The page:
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Diabetes Forecast

The Healthy Living Magazine

How Can I Prevent High Blood Glucose in the Mornings?

Illustration by Kaitlin Graves/Mittera

Erin Palinski-Wade, RD, CDE, responds:

If you have morning blood glucose levels that are inexplicably higher than they were the night before, you are not alone.

What to Know

The most common cause of elevated morning glucose is simply eating too many carbohydrates before bed. If your evening meal or bedtime snack is carbohydrate rich, try adjusting your intake to see if this helps lower both your before-bed and morning glucose levels.

Nothing is more frustrating than finding your blood glucose has increased while you were sleeping, even though it was in an ideal range when you went to bed. In that case, your morning highs may be the result of an increase in hormones, what’s known as the “dawn phenomenon.” As you progress through the sleep cycle, your body releases hormones that can reduce your sensitivity to insulin. At the same time, you begin releasing stored glucose as your body prepares itself for the upcoming day. This combination of reduced insulin sensitivity and the release of glucose can result in an elevated blood glucose level upon awakening.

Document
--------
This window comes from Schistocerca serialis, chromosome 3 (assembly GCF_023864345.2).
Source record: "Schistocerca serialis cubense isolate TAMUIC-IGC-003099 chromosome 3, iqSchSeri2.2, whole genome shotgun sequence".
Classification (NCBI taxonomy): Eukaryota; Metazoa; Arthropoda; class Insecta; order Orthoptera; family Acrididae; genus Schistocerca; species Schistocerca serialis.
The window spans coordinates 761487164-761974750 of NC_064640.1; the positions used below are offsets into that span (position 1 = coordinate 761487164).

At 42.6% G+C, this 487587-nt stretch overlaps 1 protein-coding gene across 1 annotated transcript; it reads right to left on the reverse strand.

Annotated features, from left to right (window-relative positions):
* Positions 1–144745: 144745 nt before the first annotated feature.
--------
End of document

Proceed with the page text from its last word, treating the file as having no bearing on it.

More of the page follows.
A condition known as the Somogyi effect, or rebound hyperglycemia, can also lead to an elevation in morning glucose levels. If too much insulin is taken before bed, your blood glucose may drop too low overnight. When this occurs, your body begins to release stored glucose to protect you from hypoglycemia, therefore elevating blood glucose levels. Your blood glucose levels may also rise if the long-acting insulin you take in the evening or your insulin pump basal rate is not enough for your needs.

Find Out More

To determine the cause of your elevated morning glucose readings, your doctor or diabetes educator may suggest checking your blood glucose in the middle of your sleep cycle.

Together with your health care provider, you may be able to correct elevated morning glucose levels by:

  • Adjusting the timing of your long-acting nighttime insulin so that the peak action correlates with the rise in blood glucose levels.
  • Monitoring and adjusting your evening carbohydrate intake.
  • Changing the type or dose of your medication or evening insulin, or altering your overnight basal rate.

Takeaways

Elevated morning blood glucose levels can be frustrating, but they can also be corrected. Working together with your diabetes management team can help you discover the best approach to adjusting both what you eat (particularly any nighttime snacks) and medications for healthy blood glucose management throughout the day.


Erin Palinski-Wade, RD, CDE, is the author of Walking the Weight Off for Dummies, among other books. Find her at mommyhoodbytes.com.

 
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